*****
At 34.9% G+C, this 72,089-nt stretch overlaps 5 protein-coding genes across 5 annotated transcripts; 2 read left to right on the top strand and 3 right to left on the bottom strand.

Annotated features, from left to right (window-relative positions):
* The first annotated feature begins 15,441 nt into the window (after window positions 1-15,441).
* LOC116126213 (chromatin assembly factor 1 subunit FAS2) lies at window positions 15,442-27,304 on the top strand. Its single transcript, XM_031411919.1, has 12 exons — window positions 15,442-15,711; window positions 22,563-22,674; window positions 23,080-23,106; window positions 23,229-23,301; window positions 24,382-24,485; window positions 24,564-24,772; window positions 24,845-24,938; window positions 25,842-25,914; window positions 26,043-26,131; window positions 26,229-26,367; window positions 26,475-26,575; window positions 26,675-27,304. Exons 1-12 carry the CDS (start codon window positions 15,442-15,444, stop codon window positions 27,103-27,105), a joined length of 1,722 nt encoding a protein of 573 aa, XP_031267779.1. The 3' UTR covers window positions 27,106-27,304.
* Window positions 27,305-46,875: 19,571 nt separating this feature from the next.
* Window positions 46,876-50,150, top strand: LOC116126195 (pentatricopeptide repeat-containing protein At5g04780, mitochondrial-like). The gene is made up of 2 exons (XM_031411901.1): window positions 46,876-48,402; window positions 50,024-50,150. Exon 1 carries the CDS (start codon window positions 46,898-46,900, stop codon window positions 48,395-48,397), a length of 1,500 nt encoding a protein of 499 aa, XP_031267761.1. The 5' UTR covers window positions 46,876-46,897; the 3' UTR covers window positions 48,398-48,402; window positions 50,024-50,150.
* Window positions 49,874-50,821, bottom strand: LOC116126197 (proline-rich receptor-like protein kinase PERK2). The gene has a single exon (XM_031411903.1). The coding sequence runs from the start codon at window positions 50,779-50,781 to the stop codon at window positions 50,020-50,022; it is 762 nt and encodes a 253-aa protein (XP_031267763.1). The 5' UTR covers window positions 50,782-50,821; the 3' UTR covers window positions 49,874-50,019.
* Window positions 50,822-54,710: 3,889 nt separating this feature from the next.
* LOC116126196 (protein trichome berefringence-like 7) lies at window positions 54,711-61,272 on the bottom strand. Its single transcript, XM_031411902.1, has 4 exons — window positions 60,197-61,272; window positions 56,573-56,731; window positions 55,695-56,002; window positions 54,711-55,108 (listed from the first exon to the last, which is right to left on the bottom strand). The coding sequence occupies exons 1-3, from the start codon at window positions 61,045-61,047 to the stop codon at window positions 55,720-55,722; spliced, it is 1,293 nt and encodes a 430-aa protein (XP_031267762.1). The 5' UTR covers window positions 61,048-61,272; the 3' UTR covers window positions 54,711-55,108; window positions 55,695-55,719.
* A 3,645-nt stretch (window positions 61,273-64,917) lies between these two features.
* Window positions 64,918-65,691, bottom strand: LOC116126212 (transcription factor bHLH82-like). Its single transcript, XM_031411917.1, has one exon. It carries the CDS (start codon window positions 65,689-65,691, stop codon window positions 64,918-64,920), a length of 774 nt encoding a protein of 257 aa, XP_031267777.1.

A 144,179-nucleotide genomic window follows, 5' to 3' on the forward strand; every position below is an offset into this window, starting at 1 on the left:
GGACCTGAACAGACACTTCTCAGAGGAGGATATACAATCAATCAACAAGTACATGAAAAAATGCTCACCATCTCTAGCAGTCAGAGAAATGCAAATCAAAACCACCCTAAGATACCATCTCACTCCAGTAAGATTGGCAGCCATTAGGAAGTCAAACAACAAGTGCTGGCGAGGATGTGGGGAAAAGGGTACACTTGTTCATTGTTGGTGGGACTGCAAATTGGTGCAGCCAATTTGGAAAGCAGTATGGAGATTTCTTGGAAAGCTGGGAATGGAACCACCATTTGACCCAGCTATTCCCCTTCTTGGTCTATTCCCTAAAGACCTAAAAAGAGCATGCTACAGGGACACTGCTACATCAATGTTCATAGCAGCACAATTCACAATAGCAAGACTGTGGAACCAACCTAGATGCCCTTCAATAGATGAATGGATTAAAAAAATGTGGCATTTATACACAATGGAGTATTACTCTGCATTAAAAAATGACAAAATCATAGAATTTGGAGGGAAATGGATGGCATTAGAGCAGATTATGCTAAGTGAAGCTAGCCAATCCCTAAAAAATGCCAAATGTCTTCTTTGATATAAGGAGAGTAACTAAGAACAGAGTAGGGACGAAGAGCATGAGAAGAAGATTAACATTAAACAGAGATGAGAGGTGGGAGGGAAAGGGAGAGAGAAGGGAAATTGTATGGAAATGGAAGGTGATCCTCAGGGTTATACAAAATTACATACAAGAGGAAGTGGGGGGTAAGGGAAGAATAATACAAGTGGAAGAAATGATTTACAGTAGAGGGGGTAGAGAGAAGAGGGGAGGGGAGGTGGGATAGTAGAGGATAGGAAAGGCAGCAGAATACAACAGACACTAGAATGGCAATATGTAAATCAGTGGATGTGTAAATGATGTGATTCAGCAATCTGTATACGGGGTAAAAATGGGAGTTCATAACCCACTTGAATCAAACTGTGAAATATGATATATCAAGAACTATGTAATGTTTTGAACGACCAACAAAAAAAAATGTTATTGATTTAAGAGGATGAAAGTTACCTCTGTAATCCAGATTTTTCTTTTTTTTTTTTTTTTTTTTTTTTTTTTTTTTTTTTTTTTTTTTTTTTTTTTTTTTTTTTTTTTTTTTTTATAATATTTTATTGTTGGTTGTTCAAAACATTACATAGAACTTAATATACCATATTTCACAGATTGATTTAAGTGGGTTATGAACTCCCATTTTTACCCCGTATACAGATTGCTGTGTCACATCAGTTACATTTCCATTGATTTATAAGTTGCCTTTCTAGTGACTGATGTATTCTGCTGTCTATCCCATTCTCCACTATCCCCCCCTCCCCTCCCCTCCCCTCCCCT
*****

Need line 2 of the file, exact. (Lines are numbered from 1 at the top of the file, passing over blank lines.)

Annotated features, from left to right (window-relative positions):